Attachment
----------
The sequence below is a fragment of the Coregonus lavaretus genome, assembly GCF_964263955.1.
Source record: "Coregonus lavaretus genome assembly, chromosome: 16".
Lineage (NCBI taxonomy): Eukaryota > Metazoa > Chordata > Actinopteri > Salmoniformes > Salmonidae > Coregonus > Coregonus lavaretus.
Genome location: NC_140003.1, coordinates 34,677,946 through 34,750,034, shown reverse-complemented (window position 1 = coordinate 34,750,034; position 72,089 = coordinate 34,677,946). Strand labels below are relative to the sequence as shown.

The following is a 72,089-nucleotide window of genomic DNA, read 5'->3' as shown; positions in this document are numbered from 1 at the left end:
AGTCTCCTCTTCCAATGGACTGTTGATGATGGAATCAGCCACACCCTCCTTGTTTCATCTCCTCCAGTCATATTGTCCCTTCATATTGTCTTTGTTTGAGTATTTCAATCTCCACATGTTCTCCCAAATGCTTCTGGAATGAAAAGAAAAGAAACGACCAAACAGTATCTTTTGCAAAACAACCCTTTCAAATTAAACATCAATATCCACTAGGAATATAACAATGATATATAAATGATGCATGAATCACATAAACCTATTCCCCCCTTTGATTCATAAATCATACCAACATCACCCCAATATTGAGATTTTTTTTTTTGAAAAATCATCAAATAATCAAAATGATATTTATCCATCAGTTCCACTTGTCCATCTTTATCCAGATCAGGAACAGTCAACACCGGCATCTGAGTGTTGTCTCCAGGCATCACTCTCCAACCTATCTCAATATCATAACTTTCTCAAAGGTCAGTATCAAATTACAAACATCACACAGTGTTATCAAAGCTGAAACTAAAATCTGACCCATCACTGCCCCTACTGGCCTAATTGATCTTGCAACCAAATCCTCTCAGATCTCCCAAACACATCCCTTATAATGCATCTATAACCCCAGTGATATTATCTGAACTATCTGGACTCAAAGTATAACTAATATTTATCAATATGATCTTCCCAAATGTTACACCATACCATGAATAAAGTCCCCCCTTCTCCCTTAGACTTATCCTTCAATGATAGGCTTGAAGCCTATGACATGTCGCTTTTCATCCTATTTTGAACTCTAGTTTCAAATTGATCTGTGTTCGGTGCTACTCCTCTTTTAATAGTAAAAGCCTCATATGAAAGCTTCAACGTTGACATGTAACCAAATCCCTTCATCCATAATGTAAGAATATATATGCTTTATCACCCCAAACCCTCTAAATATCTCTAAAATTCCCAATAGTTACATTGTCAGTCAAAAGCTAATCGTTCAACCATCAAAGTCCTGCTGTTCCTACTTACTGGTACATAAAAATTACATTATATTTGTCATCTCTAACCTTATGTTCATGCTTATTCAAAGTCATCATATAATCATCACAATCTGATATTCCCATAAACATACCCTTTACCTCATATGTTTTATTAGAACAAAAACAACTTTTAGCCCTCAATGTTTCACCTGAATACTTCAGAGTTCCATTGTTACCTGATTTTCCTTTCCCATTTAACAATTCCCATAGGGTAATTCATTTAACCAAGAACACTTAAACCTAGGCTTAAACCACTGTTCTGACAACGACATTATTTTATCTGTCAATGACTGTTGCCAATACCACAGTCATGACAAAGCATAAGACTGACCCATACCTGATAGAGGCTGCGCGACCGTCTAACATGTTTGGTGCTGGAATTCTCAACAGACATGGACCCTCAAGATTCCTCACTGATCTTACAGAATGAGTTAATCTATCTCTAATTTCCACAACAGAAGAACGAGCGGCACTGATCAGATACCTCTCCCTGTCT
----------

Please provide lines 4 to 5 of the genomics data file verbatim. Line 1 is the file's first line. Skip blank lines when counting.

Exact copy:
Genome location: NC_140003.1, coordinates 34,677,946 through 34,750,034, shown reverse-complemented (window position 1 = coordinate 34,750,034; position 72,089 = coordinate 34,677,946). Strand labels below are relative to the sequence as shown.

The following is a 72,089-nucleotide window of genomic DNA, read 5'->3' as shown; positions in this document are numbered from 1 at the left end: